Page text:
Apple's iPhone 4 can serve as a great little camcorder when you're in a bind, but it's never been our go-to cam for video shoots. Not only is its small sensor not best suited for high-quality HD shooting, but the smartphone form factor can be awkward to hold, resulting in shakier than normal footage. A new app called DollyCam, which also supports iPad 2, helps soften the blow of the latter, letting you successfully stabilize videos -- with a few drawbacks.
We took our iPhone 4 out to test a watermarked free version of the app in New York City, shooting a scene first with the phone's native app, and then with DollyCam. It won't replace a hardware solution like the Steadicam Smoothee, but it's significantly cheaper and more convenient. The only major issues we noticed were related to softened sound capture of all things (pay close attention in the video past the break), and the fact that the app can't process in real-time, so a minute-long video clip will need about five minutes to process. The app does crop your footage slightly, as can be expected. You'll also need to remain in the app as it's processing, though you can also stabilize videos later, after completing your shoot. Overall, it's an acceptable solution, especially considering the $2.99 price tag. Jump past the break to see original and stabilized clips, and browse through the gallery below for a quick look at the interface.
DollyCam video stabilization for iPhone 4 hands-on
"DollyCam is the best software for automagic video stabilization"
August 3, Linkoping, Sweden. Scientists at Linkoping University in Sweden recently launched DollyCam for iPhone and iPad. The app is based on patent pending technology that automatically stabilizes video captured with CMOS video cameras, such as found in new mobile phones, and tablet devices. The result is astonishing and lets amateurs create professional movies without expensive equipment.
Anyone who has tried to capture video with a mobile phone knows how easily the result becomes shaky and wobbly, with skewed objects and an overall amateurish feeling. The poor result is caused by the rolling-shutter technology used in low-end consumer cameras, and by the fact that you hold the camera in your hand. Professional filmmakers use global-shutter cameras, rails and dollys for smooth camera movements.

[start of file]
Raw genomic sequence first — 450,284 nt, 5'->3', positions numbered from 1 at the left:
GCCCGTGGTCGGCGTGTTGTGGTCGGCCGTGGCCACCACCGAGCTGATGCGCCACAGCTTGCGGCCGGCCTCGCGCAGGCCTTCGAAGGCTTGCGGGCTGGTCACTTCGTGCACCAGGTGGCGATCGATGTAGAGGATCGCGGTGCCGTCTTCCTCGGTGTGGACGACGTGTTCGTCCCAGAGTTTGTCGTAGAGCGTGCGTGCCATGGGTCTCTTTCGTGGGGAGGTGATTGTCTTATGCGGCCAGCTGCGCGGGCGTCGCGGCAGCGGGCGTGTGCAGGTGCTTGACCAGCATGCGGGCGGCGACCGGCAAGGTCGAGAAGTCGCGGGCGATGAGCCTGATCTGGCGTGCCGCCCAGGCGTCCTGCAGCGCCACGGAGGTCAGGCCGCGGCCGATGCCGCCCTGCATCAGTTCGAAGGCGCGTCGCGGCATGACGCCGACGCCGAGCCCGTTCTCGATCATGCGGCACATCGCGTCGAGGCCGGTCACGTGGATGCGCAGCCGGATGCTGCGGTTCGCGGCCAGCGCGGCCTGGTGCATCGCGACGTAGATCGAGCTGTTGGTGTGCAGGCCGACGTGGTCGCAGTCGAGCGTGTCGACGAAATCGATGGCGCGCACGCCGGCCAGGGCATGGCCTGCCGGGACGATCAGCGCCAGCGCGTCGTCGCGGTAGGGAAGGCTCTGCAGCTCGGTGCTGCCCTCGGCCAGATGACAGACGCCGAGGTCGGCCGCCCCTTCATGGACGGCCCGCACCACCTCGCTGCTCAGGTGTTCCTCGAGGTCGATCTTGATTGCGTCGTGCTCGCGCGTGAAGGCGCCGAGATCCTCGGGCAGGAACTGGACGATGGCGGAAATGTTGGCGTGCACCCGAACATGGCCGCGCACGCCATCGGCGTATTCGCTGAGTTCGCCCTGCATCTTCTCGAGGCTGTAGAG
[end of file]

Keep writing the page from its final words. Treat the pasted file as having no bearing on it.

DollyCam is based on leading research in computer vision. The unique algorithm uses three-dimensional data from the gyroscope and accelerometer sensors on the iOS device to correct tilted objects and remove wobble. A video stabilizer then adds smoothness and makes the movie stable. DollyCam is also adaptive and adjusts its parameters dynam- ically to the movie processed. The scientists have conducted a blind user study among students on campus. The study demonstrated that participants preferred DollyCam output to that of its competitors.
"With this app you get a professional and smooth video from a cheap consumer camera", says Per-Erik Forss ́en, assistant professor at Linkoping University who presented the underlying algorithm at the international IEEE Conference on Computer Vision and Pattern Recognition in San Francisco 2010.
The scientists recently founded the company FR Vision AB, with support from the Innovation Office at the University. DollyCam is their first product, but the company also intends to disseminate the technique as professional products for video editing pack- ages like Adobe After Effects and Apple Final Cut, as well as application programming interfaces that allow integration in other products.
"Our vision is to integrate our technology in hardware from big players like Apple, Sony Ericsson, and Samsung, to let a bigger audience experience better movies", says Erik Ringaby, doctoral student at the Department of Electrical Engineering at Link ̈oping University. "We also hope service providers like Google and Facebook will be interested in licensing our technology."